The cornea, which is the transparent covering on the eye's front wall, is designed to both transmit and focus light rays as they enter the eye. If the cornea is not shaped properly or is somehow clouded, whether because of injury, infection or disease, visual acuity is compromised, a transplant may be recommended.
There are several different corneal transplant procedures available to help restore vision in patients with corneal problems. The traditional corneal transplant procedure, penetrating keratoplasty, involves replacing the entire damaged cornea with a healthy one from a human donor. Technological advances have allowed for the development of specialized procedures in corneal transplantation. They include endothelial keratoplasty and deep anterior lamellar keratoplasty, which replace only the damaged part of the cornea while leaving the healthy parts intact.
What is macular degeneration?
Macular degeneration is the number-one cause of blindness in the United States. It occurs when the macula -- a part of the retina in the back of the eye that ensures that our vision is clear and sharp -- degrades or “degenerates,” causing a progressive loss of vision.
Does macular degeneration have any symptoms?
Yes. They include:
- A gradual loss of ability to see objects clearly
- A gradual loss of color vision
- Distorted vision
- A dark or empty area appearing in the center of vision
Can macular degeneration be treated?
The “dry” form of macular degeneration has no treatment, but the “wet” form may be helped by multiple different procedures if it is detected early. Certain vitamins and minerals may also aid in slowing or preventing vision loss.
Macular degeneration, also known as age-related macular degeneration (AMD) is a common condition in older adults and the leading cause of vision loss in people over the age of 50. Macular degeneration affects the macula, the part of the retina responsible for the crisp, detailed central vision needed for reading or driving. As we age, the tissue in the eye responsible for vision slowly begins to deteriorate which can significantly affect a patient's quality of life.
What is dry eye?
“Dry eye” is the term for when your eyes are insufficiently moisturized, either because they do not produce enough tears or because the tears have an improper chemical composition. It often occurs during the natural aging process, but it can also form as a result of eyelid or blinking problems, certain medications (antihistamines, oral contraceptives, antidepressants), climate (low humidity, wind, dust), injury, and various health problems (arthritis, Sjogren’s syndrome).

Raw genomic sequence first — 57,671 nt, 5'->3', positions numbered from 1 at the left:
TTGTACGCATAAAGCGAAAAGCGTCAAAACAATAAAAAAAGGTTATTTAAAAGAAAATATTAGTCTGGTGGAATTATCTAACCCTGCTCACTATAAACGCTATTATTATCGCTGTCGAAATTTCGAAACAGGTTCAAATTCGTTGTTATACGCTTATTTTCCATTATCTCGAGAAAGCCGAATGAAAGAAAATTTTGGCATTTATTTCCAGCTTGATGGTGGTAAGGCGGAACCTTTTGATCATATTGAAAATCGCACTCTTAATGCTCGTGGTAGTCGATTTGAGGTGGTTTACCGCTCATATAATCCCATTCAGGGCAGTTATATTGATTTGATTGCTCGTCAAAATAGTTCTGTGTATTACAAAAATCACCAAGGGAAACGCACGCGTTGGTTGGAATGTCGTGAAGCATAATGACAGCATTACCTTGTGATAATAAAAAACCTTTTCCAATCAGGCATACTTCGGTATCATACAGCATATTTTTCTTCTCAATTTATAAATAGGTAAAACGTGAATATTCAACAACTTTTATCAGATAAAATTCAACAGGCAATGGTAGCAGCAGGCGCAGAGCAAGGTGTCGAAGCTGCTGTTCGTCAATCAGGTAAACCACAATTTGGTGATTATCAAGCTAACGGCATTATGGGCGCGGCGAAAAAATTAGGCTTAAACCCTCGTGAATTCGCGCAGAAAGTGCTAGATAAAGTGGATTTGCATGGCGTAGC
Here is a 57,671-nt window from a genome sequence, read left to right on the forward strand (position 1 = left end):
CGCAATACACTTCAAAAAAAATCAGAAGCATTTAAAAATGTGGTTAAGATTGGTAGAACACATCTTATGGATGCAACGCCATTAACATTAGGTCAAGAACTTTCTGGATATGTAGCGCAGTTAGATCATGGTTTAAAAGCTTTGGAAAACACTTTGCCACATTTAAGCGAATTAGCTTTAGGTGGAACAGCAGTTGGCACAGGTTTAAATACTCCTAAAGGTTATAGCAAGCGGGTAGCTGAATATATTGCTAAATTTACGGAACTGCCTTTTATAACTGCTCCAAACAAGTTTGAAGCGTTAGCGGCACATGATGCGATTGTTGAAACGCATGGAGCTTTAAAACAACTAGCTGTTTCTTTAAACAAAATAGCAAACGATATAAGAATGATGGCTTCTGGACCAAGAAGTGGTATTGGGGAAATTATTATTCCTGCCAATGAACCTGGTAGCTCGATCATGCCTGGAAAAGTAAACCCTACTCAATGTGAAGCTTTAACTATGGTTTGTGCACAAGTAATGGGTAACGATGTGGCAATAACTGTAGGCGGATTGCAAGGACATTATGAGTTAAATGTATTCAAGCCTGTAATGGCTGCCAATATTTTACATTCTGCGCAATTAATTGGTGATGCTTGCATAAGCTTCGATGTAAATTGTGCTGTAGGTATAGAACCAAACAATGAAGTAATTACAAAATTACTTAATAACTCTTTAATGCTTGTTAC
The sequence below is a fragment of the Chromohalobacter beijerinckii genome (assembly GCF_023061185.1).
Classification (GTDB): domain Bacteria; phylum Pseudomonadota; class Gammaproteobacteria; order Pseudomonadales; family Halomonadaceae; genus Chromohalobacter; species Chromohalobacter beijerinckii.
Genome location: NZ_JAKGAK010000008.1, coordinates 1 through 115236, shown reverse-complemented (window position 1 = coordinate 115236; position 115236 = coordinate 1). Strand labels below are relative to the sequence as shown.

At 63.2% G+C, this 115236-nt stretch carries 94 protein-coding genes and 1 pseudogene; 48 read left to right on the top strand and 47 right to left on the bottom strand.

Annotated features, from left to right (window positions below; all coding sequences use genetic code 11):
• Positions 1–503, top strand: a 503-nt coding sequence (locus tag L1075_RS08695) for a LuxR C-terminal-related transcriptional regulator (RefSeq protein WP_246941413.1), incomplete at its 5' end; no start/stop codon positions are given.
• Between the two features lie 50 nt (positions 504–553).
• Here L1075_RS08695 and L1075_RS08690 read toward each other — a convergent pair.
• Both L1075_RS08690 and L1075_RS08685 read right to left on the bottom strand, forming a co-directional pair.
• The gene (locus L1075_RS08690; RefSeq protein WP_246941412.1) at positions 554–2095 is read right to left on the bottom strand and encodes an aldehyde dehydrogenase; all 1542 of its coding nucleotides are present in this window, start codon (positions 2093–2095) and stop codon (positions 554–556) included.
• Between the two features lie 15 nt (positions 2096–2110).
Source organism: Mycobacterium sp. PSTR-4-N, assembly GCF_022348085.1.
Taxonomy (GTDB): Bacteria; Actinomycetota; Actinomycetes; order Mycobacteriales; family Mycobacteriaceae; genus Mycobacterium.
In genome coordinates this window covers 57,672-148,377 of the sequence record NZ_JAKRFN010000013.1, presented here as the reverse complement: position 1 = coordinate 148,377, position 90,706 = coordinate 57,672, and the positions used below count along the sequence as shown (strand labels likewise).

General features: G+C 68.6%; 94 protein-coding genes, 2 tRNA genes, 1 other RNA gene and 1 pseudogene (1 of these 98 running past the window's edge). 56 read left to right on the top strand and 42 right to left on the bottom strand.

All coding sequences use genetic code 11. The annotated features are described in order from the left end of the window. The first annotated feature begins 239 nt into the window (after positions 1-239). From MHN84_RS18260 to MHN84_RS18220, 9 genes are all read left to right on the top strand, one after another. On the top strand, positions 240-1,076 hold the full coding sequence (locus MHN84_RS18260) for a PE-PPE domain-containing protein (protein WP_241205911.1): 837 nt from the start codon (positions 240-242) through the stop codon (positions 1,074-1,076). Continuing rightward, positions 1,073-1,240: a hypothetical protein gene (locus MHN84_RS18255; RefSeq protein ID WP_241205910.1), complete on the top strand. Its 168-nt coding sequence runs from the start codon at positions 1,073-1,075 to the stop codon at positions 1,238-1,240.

- Irritated, scratchy, dry, uncomfortable or red eyes
- A burning sensation or feeling of something foreign in your eyes
- Blurred vision
In addition to being uncomfortable, dry eye can damage eye tissue, scar the cornea and impair vision. Dry eye is not preventable, but it can be controlled before harm is done to your eyes.
How is dry eye treated?
Treatment for dry eye can take many forms. Non-surgical methods include blinking exercises, increasing humidity at home or work, and use of artificial tears or moisturizing ointment. If these methods fail, small plugs may be inserted in the corners of the eyes to limit tear drainage, or the drainage tubes in the eyes may be surgically closed
Dry eye is a common condition that occurs when the eyes are insufficiently moisturized, leading to itching, redness and pain from dry spots on the surface of the eye. Patients with this condition often experience irritating symptoms and which may result in more serious damage to the vision if the condition is left untreated.
It is important for patients with this condition to take special care of their eyes in order to alleviate symptoms and prevent complications
Allergic conjunctivitis is the inflammation and swelling of the tissue lining the eyelids and the white of the eye, the conjunctiva, in reaction to allergy causing conditions such as pollen, dander, dust or mold.
When exposed to an allergen, histamines are released which results in the swelling of blood vessels in the conjunctiva. Allergic Conjunctivitis is uncomfortable but it rarely causes injury. Treatment varies depending on the cause, history and symptoms, and may include topical or oral antihistamines, topical corticosteroids or eye drops. Cold compresses may also relieve discomfort.
Flashers & Floaters
While flashes and floaters occur in most people with healthy or merely nearsighted eyes, they can be symptoms of more serious problems that occur as a result of injury or retinal and posterior vitreous detachments.
Flashes in vision are caused by pressure on the retina, the bundle of nerves in the back of the eye where images are detected and transmitted to the brain. Patients who have flashes in vision complain of seeing flashing lights or lightning streaks.
Floaters are seen when fibers move within the vitreous humor, the gelatinous substance made of water and protein fibers that fills the eye. Patients symptoms include seeing small specks or dots that against clear backgrounds. Serious vision loss can occur if the retina or vitreous detach within the eye.
Patients who are experiencing flashes and floaters should contact their doctor immediately for an examination.